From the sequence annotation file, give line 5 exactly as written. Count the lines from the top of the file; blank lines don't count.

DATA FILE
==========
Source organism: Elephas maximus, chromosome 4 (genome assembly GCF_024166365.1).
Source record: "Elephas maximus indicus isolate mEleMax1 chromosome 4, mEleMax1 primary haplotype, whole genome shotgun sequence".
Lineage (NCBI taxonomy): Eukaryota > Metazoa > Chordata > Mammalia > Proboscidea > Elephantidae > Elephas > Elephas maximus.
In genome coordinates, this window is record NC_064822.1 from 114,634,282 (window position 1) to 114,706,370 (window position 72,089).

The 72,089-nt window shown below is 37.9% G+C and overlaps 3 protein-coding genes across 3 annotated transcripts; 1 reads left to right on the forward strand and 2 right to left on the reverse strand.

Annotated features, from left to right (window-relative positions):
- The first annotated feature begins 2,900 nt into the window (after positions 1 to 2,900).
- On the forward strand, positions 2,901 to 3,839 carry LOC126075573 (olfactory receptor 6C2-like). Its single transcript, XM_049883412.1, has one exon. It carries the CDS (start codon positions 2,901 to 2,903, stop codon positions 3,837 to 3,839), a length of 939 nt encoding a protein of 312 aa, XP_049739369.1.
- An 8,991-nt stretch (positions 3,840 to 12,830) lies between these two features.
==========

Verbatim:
The 72,089-nt window shown below is 37.9% G+C and overlaps 3 protein-coding genes across 3 annotated transcripts; 1 reads left to right on the forward strand and 2 right to left on the reverse strand.